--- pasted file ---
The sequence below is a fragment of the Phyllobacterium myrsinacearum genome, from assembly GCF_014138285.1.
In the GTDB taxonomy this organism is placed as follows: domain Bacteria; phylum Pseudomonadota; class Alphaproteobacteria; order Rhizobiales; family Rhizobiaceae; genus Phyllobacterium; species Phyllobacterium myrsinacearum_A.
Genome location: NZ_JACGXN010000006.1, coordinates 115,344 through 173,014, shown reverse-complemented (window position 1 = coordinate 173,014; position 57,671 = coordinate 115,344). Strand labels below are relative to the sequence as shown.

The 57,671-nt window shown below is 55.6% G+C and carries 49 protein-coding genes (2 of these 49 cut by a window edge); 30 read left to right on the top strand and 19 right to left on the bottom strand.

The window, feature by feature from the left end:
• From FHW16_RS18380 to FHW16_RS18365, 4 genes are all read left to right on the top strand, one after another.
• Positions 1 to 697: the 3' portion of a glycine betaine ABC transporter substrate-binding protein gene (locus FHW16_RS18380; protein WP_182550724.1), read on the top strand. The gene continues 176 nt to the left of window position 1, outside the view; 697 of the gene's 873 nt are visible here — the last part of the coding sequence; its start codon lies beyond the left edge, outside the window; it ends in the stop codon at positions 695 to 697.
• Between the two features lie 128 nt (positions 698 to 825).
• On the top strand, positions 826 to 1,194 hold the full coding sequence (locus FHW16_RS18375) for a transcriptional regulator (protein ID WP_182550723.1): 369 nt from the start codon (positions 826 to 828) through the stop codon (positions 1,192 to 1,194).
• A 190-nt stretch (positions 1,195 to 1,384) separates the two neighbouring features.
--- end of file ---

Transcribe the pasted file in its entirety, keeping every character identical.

The sequence below is a fragment of the Phyllobacterium myrsinacearum genome, from assembly GCF_014138285.1.
In the GTDB taxonomy this organism is placed as follows: domain Bacteria; phylum Pseudomonadota; class Alphaproteobacteria; order Rhizobiales; family Rhizobiaceae; genus Phyllobacterium; species Phyllobacterium myrsinacearum_A.
Genome location: NZ_JACGXN010000006.1, coordinates 115,344 through 173,014, shown reverse-complemented (window position 1 = coordinate 173,014; position 57,671 = coordinate 115,344). Strand labels below are relative to the sequence as shown.

The 57,671-nt window shown below is 55.6% G+C and carries 49 protein-coding genes (2 of these 49 cut by a window edge); 30 read left to right on the top strand and 19 right to left on the bottom strand.

The window, feature by feature from the left end:
• From FHW16_RS18380 to FHW16_RS18365, 4 genes are all read left to right on the top strand, one after another.
• Positions 1 to 697: the 3' portion of a glycine betaine ABC transporter substrate-binding protein gene (locus FHW16_RS18380; protein WP_182550724.1), read on the top strand. The gene continues 176 nt to the left of window position 1, outside the view; 697 of the gene's 873 nt are visible here — the last part of the coding sequence; its start codon lies beyond the left edge, outside the window; it ends in the stop codon at positions 695 to 697.
• Between the two features lie 128 nt (positions 698 to 825).
• On the top strand, positions 826 to 1,194 hold the full coding sequence (locus FHW16_RS18375) for a transcriptional regulator (protein ID WP_182550723.1): 369 nt from the start codon (positions 826 to 828) through the stop codon (positions 1,192 to 1,194).
• A 190-nt stretch (positions 1,195 to 1,384) separates the two neighbouring features.